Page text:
A free speech revolution began in the 1950s when the Supreme Court confronted massive resistance to its order to desegregate the nation's schools. State legislatures passed laws to cripple the civil rights movement. Police and state militia broke up demonstrations with blackjacks and fire hoses. The Ku Klux Klan killed civil rights workers. The Supreme Court responded by striking down every law that aimed to quell protest.

When L.B. Sullivan, the head of the police in Montgomery, Alabama, tried to silence the reporting of the New York Times by suing it for libel, the court created broad protection for both the press and individuals who criticize the government.

In the following years, the Supreme Court issued many decisions that protected free speech, including the right to protest the Vietnam war and to publish government secrets in the Pentagon Papers. It expanded artistic freedom by protecting books and movies with sexual content.

But the censors never gave up. In the early 1980s, the election of Ronald Reagan inspired conservatives, leading many activists to attack books by Judy Blume and other authors whose books helped kids deal with sex and other problems. Under pressure, school officials folded, removing the books that were causing them problems.

Today's censors are still angry about sexual content, but they have added new targets. Legislatures are passing vague laws to regulate teaching about the role of racism in American history and to limit discussion of sexual identity. The number of book challenges has soared and may soon exceed the last peak.

This wave of censorship will be no more successful than the last one. Right now conservatives have the upper hand, but defenders of free speech are beginning to rally. These are the same people who have stepped forward in the past--students, parents, teachers, librarians, authors, publishers and booksellers.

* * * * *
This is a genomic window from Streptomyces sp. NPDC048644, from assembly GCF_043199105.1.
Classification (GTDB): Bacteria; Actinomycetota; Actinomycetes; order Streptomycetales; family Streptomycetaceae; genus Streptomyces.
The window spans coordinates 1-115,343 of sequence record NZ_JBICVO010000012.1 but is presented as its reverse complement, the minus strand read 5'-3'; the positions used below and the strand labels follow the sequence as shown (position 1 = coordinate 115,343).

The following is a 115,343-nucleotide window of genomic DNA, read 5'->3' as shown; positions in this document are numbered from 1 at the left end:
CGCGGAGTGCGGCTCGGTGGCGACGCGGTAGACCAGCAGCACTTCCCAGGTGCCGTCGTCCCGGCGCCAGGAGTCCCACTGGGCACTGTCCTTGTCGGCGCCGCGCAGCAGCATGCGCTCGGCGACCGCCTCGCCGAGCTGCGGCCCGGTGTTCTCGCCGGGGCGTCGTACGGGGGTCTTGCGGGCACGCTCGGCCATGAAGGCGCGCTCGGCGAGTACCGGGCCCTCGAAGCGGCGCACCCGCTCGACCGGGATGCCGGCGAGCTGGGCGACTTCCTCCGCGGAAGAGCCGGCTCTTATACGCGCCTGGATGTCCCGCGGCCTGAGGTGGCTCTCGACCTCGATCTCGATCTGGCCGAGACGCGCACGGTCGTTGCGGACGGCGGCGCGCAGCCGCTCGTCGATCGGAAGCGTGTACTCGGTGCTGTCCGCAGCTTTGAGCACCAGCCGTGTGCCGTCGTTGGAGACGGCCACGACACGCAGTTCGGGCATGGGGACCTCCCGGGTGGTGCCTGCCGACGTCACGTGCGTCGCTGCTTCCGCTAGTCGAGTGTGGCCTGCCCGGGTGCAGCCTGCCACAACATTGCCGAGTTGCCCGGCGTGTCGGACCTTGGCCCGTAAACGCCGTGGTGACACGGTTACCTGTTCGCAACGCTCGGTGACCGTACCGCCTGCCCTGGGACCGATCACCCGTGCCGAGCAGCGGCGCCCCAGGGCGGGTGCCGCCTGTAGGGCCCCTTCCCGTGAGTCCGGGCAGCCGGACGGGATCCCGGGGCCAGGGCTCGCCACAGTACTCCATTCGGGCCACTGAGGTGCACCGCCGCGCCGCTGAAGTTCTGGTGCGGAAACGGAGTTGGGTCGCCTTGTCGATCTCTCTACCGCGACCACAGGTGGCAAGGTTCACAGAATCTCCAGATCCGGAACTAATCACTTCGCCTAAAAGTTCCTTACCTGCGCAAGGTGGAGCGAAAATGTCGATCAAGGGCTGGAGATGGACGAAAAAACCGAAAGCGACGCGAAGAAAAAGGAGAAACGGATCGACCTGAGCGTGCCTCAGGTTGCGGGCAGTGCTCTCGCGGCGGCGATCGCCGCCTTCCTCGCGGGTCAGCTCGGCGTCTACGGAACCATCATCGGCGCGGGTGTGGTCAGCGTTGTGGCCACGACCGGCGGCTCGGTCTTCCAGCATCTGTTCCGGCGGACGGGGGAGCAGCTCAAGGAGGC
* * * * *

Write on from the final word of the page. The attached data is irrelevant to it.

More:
They do not quarrel with parents who want to choose an alternative to a book they find offensive. But they believe strongly that no parent should decide what other people's children should read.

They have confidence in the professionalism of the teachers and librarians who choose books for the classroom and library. They support strong policies that require challenged books to be read in their entirety by committees that include both a professional and a parent.

While they understand that the relationship between social change and free expression is complex, they are confident that the societies that encourage freedom are the ones that flourish.

Free speech is not an obstacle to change. It is the way we address our problems.


Image of the Day: Midwestern Comedy

Comedian Charlie Berens (center), author of The Midwest Survival Guide: How We Talk, Love, Work, Drink, and Eat... Everything with Ranch (HarperCollins), with Zenith Bookstore owner Bob Dobrow and store manager Sarah Brown, after a sold-out comedy show in Duluth, Minn. Zenith was the bookseller at local events on Berens's tour for the book.

Sign of the Times: Rofhiwa Book Café

Posted on Instagram by Rofhiwa Book Café, Durham, N.C.: "Some months ago we hosted a group of about 40 of the cutest elementary schoolers you ever did see. We asked, 'does anyone know the name of this bookstore?' And they unanimously chimed, 'Black Books Black Coffee!!!' Suddenly we thought, perhaps we missed a real opportunity in the naming of our bookstore! It also occurred to us that maybe a BIG stencil of our name in the shop might not hurt?? Hehehe. Welcome to Rofhiwa Book Cafe. Thank you for coming from everyplace. Thank you for staying. Thank you for returning. It's really good to have you."

Chalkboard: Boswell Book Company

Boswell Book Company, Milwaukee, Wis., shared a photo of the shop's sidewalk chalkboard promoting tomorrow's in-person launch event "for our author Erica Ruth Neubauer and her latest book, Danger on the Atlantic.... We absolutely adore the drawing of the ship!"

Personnel Changes at Sourcebooks

Emily Engwall has joined Sourcebooks as marketing assistant for Poisoned Pen Press.